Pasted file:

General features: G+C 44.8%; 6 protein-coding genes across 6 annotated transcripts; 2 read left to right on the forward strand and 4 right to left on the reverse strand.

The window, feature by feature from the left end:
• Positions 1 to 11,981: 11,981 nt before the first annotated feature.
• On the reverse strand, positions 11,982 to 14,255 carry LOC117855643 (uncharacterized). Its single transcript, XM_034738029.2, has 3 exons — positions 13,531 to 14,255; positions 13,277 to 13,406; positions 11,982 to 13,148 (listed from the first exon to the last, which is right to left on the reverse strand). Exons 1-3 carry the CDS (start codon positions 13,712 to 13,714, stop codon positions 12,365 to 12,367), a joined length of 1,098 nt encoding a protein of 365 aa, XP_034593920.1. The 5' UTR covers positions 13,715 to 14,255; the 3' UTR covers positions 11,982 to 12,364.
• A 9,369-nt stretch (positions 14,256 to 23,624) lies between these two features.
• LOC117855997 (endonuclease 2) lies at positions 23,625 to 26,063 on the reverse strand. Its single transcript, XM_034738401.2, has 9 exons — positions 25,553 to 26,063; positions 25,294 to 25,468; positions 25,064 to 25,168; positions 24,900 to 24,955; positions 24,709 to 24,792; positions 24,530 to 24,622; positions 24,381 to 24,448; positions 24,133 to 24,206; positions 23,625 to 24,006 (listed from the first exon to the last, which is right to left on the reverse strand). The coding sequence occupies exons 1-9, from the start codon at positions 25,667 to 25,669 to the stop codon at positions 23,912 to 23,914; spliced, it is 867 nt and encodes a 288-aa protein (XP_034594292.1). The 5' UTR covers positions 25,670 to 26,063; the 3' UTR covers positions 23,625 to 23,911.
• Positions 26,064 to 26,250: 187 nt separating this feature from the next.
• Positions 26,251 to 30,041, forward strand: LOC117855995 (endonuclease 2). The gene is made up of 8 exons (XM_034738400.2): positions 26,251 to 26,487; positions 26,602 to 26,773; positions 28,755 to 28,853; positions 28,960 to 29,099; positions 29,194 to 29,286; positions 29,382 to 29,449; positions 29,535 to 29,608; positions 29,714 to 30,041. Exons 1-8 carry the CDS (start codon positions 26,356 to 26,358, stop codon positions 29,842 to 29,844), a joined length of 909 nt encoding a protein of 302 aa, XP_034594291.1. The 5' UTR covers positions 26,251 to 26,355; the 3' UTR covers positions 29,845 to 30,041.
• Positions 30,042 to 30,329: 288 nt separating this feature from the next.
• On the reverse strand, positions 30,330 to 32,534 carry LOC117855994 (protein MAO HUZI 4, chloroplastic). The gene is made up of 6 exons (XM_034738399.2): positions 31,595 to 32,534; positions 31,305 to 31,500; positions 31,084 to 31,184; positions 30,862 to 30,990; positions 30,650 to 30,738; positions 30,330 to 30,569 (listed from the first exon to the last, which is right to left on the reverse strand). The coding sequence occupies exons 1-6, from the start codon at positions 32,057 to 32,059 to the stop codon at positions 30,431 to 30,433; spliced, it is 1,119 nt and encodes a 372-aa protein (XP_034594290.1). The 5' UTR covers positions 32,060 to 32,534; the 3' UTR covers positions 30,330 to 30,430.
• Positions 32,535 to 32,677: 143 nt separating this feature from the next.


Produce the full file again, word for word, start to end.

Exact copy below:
General features: G+C 44.8%; 6 protein-coding genes across 6 annotated transcripts; 2 read left to right on the forward strand and 4 right to left on the reverse strand.

The window, feature by feature from the left end:
• Positions 1 to 11,981: 11,981 nt before the first annotated feature.
• On the reverse strand, positions 11,982 to 14,255 carry LOC117855643 (uncharacterized). Its single transcript, XM_034738029.2, has 3 exons — positions 13,531 to 14,255; positions 13,277 to 13,406; positions 11,982 to 13,148 (listed from the first exon to the last, which is right to left on the reverse strand). Exons 1-3 carry the CDS (start codon positions 13,712 to 13,714, stop codon positions 12,365 to 12,367), a joined length of 1,098 nt encoding a protein of 365 aa, XP_034593920.1. The 5' UTR covers positions 13,715 to 14,255; the 3' UTR covers positions 11,982 to 12,364.
• A 9,369-nt stretch (positions 14,256 to 23,624) lies between these two features.
• LOC117855997 (endonuclease 2) lies at positions 23,625 to 26,063 on the reverse strand. Its single transcript, XM_034738401.2, has 9 exons — positions 25,553 to 26,063; positions 25,294 to 25,468; positions 25,064 to 25,168; positions 24,900 to 24,955; positions 24,709 to 24,792; positions 24,530 to 24,622; positions 24,381 to 24,448; positions 24,133 to 24,206; positions 23,625 to 24,006 (listed from the first exon to the last, which is right to left on the reverse strand). The coding sequence occupies exons 1-9, from the start codon at positions 25,667 to 25,669 to the stop codon at positions 23,912 to 23,914; spliced, it is 867 nt and encodes a 288-aa protein (XP_034594292.1). The 5' UTR covers positions 25,670 to 26,063; the 3' UTR covers positions 23,625 to 23,911.
• Positions 26,064 to 26,250: 187 nt separating this feature from the next.
• Positions 26,251 to 30,041, forward strand: LOC117855995 (endonuclease 2). The gene is made up of 8 exons (XM_034738400.2): positions 26,251 to 26,487; positions 26,602 to 26,773; positions 28,755 to 28,853; positions 28,960 to 29,099; positions 29,194 to 29,286; positions 29,382 to 29,449; positions 29,535 to 29,608; positions 29,714 to 30,041. Exons 1-8 carry the CDS (start codon positions 26,356 to 26,358, stop codon positions 29,842 to 29,844), a joined length of 909 nt encoding a protein of 302 aa, XP_034594291.1. The 5' UTR covers positions 26,251 to 26,355; the 3' UTR covers positions 29,845 to 30,041.
• Positions 30,042 to 30,329: 288 nt separating this feature from the next.
• On the reverse strand, positions 30,330 to 32,534 carry LOC117855994 (protein MAO HUZI 4, chloroplastic). The gene is made up of 6 exons (XM_034738399.2): positions 31,595 to 32,534; positions 31,305 to 31,500; positions 31,084 to 31,184; positions 30,862 to 30,990; positions 30,650 to 30,738; positions 30,330 to 30,569 (listed from the first exon to the last, which is right to left on the reverse strand). The coding sequence occupies exons 1-6, from the start codon at positions 32,057 to 32,059 to the stop codon at positions 30,431 to 30,433; spliced, it is 1,119 nt and encodes a 372-aa protein (XP_034594290.1). The 5' UTR covers positions 32,060 to 32,534; the 3' UTR covers positions 30,330 to 30,430.
• Positions 32,535 to 32,677: 143 nt separating this feature from the next.